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IASCL - Child Language Bulletin - Vol 25, No 2: December 2005

IN THIS ISSUE


An interview with Prof. Gina Conti-Ramsden, the new IASCL President

by Barbora Skarabela

Prof. Gina Conti-Ramsden (Photo: Courtesy of Ludovica Serratrice)

The secret ballot at the IASCL Business Meeting at the conference in Berlin in July 2005 elected Gina Conti-Ramsden as the new President of the Association. Gina is Professor of Child Language and Learning at the University of Manchester. She is one of the leading researchers on child language development and language disorders, with primary interest in language development in individuals diagnosed with Specific Language Impairment (SLI).

I would like to take this opportunity to congratulate Gina on her new post and to ask about her views on the past, present and future of IASCL.

Barbora Skarabela: Gina, you are not new to the Association. You have been a member since 1984. You have served for the past three years as the Vice-President. Can you tell us about your first encounter with the Association? How did your involvement in the Association change over time?

Gina Conti-Ramsden: First of all, thank you Barbora for providing me with the opportunity to have this interview and share experiences, plans and ideas with our membership.

My first meeting at the IASCL was at the Conference in Austin, Texas, USA in 1984 (yes, 21 years ago!). I was about to start my first academic post at the University of Manchester. I was able to make a paper presentation at the conference and meet a number of interesting colleagues and hear of their work. I very much liked the focus on language and the relatively small size of the conference which allowed for plenty of time for interaction.

In terms of changes over time, I continued my membership of the association since 1984 and have attended virtually all the meetings since then. I have felt involved with the aims of the Association and found the meetings very productive. I also became more actively involved in the Association’s organization via membership of different committees and holding office last term.

BS: Could you reflect on the Association over the past three years from the perspective of the Vice-President? Can you summarize for us some of the major accomplishments?

GC-R: The key role of the officers is to keep the Association vibrant and to facilitate the delivery of a successful meeting every three years. Our focus was therefore Berlin 2005 and towards the end of the three years, Edinburgh 2008. In addition, we have been able to update the statutes of the Association to reflect more accurately current practice.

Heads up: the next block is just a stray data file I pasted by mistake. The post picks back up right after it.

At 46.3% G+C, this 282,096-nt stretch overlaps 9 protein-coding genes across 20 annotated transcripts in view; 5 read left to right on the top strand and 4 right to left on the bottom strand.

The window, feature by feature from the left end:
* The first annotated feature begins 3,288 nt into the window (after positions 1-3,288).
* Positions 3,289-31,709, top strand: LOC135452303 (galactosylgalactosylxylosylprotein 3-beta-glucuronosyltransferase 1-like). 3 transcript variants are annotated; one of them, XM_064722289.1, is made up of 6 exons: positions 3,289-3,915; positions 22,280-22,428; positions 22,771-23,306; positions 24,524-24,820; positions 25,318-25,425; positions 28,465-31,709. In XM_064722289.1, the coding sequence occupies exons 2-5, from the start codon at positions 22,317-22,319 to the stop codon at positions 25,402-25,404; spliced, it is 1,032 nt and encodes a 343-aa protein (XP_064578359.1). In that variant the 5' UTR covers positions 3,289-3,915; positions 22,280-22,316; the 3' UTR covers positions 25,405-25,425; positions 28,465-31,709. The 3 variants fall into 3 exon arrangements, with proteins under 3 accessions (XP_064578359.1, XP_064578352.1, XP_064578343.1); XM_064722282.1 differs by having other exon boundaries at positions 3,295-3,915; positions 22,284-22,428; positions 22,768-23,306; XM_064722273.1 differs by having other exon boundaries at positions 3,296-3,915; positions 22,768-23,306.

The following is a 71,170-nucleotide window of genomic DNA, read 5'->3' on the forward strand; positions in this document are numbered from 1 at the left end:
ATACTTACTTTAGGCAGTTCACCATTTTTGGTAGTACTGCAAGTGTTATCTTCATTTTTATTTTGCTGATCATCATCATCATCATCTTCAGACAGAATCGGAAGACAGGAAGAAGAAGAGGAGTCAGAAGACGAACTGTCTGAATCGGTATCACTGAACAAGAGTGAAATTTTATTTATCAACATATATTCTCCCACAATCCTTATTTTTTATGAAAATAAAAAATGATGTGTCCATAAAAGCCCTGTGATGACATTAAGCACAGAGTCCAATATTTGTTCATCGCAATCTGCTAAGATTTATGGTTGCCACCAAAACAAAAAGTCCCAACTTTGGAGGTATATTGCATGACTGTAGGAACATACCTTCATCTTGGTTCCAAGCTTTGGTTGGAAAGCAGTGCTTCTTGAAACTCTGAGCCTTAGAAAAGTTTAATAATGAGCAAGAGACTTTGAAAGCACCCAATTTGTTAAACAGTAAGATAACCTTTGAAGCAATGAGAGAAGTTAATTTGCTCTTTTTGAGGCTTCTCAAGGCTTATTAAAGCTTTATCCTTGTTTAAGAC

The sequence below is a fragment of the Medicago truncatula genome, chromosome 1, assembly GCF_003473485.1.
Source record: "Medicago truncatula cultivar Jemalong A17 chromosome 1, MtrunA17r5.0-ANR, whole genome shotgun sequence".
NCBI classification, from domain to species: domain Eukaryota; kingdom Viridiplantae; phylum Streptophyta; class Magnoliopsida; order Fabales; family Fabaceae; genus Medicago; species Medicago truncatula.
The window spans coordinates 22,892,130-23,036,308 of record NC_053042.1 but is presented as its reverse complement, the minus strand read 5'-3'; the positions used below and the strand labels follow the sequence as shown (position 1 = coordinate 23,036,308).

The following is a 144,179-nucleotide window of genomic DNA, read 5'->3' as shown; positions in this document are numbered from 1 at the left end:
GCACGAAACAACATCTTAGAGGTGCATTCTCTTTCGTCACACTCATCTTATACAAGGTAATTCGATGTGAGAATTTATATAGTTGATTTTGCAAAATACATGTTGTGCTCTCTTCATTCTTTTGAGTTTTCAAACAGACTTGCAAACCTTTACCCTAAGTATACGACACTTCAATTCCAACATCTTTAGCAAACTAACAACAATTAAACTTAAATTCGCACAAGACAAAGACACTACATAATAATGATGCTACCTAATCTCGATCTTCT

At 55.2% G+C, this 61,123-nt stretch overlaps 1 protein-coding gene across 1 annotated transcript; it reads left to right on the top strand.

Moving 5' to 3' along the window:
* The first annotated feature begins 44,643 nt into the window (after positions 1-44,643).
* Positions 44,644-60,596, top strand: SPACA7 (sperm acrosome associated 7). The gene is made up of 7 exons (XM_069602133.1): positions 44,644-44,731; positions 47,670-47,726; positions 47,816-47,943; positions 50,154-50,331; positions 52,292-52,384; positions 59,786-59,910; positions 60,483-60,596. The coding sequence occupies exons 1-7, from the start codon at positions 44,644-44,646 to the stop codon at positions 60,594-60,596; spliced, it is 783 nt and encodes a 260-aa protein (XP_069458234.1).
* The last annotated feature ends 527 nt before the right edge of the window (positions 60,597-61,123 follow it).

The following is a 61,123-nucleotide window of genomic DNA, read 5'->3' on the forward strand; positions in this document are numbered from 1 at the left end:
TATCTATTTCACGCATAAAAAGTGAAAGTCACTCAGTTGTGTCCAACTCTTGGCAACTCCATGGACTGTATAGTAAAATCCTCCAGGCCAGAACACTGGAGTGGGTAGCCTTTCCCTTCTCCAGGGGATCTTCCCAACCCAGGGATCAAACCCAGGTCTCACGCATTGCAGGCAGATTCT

BS: Can you share some of your concerns about the Association? For example, at the business meeting in Berlin, the members expressed concerns about the increasingly higher rates for registration fees. How does the Association intend to address this issue?

GC-R: In a way I see concerns as challenges that need to be discussed and worked through. There is no doubt that as an Association we are growing larger with membership close to 800 at present. This inevitably raises a number of issues we need to consider including the size of our meetings, the number of parallel sessions, how much time there is for discussion and the sense of community as an Association. The issue of registration fees for the meetings is something we are keen to keep our eyes on. The good news is that in Berlin everyone who requested to have their fees waived due to specific circumstances was granted that request. We hope to be able to do this again in Edinburgh 2008 as well as NOT increase the registration fees from 2005 to 2008.

BS: What is your view on making the Congress more accessible to students in the field? What are the steps the Association intends to take to allow more students to attend?

GC-R: It is my opinion that the key to student participation is often financial support. Fee waiving can go some way to ameliorate the financial burden on students and thus encourage more participation. But as I just mentioned, this only goes some way. At present we are considering the possibility of being able to sponsor student travel/accommodation expenses to attend the Association meetings through establishing student conference awards.